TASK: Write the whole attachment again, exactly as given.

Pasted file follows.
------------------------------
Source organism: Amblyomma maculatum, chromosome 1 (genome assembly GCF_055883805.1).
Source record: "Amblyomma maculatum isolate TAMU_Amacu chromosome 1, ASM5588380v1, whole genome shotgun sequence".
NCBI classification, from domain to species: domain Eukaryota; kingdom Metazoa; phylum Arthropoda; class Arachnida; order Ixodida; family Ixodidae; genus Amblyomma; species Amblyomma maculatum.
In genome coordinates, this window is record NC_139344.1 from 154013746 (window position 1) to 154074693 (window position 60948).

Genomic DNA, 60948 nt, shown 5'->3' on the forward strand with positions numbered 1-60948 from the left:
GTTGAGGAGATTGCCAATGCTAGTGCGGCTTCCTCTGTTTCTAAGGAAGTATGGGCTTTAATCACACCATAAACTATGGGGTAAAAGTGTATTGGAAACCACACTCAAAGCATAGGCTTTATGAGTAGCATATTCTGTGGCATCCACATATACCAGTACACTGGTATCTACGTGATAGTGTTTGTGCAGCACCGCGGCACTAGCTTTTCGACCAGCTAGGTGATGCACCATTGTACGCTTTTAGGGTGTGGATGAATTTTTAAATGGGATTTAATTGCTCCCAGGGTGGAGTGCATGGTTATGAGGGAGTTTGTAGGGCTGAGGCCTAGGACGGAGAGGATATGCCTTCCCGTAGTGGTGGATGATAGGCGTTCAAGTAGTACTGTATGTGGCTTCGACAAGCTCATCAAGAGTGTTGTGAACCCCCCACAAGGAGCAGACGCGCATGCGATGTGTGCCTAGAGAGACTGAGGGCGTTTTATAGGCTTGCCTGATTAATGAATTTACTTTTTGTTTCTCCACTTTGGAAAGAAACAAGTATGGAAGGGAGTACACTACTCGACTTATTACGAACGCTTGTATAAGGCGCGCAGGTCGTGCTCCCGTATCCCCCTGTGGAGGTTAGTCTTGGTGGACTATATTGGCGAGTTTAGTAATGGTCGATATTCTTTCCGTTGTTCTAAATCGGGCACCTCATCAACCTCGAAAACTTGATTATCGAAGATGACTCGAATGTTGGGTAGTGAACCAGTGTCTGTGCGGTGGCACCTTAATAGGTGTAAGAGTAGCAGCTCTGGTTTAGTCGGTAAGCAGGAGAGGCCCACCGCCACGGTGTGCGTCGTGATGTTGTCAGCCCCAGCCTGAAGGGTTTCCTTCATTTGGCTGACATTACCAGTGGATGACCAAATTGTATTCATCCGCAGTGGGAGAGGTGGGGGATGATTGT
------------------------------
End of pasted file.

Source organism: Amblyomma maculatum, chromosome 1 (genome assembly GCF_055883805.1).
Source record: "Amblyomma maculatum isolate TAMU_Amacu chromosome 1, ASM5588380v1, whole genome shotgun sequence".
NCBI classification, from domain to species: domain Eukaryota; kingdom Metazoa; phylum Arthropoda; class Arachnida; order Ixodida; family Ixodidae; genus Amblyomma; species Amblyomma maculatum.
In genome coordinates, this window is record NC_139344.1 from 154013746 (window position 1) to 154074693 (window position 60948).

Genomic DNA, 60948 nt, shown 5'->3' on the forward strand with positions numbered 1-60948 from the left:
GTTGAGGAGATTGCCAATGCTAGTGCGGCTTCCTCTGTTTCTAAGGAAGTATGGGCTTTAATCACACCATAAACTATGGGGTAAAAGTGTATTGGAAACCACACTCAAAGCATAGGCTTTATGAGTAGCATATTCTGTGGCATCCACATATACCAGTACACTGGTATCTACGTGATAGTGTTTGTGCAGCACCGCGGCACTAGCTTTTCGACCAGCTAGGTGATGCACCATTGTACGCTTTTAGGGTGTGGATGAATTTTTAAATGGGATTTAATTGCTCCCAGGGTGGAGTGCATGGTTATGAGGGAGTTTGTAGGGCTGAGGCCTAGGACGGAGAGGATATGCCTTCCCGTAGTGGTGGATGATAGGCGTTCAAGTAGTACTGTATGTGGCTTCGACAAGCTCATCAAGAGTGTTGTGAACCCCCCACAAGGAGCAGACGCGCATGCGATGTGTGCCTAGAGAGACTGAGGGCGTTTTATAGGCTTGCCTGATTAATGAATTTACTTTTTGTTTCTCCACTTTGGAAAGAAACAAGTATGGAAGGGAGTACACTACTCGACTTATTACGAACGCTTGTATAAGGCGCGCAGGTCGTGCTCCCGTATCCCCCTGTGGAGGTTAGTCTTGGTGGACTATATTGGCGAGTTTAGTAATGGTCGATATTCTTTCCGTTGTTCTAAATCGGGCACCTCATCAACCTCGAAAACTTGATTATCGAAGATGACTCGAATGTTGGGTAGTGAACCAGTGTCTGTGCGGTGGCACCTTAATAGGTGTAAGAGTAGCAGCTCTGGTTTAGTCGGTAAGCAGGAGAGGCCCACCGCCACGGTGTGCGTCGTGATGTTGTCAGCCCCAGCCTGAAGGGTTTCCTTCATTTGGCTGACATTACCAGTGGATGACCAAATTGTATTCATCCGCAGTGGGAGAGGTGGGGGATGATTGT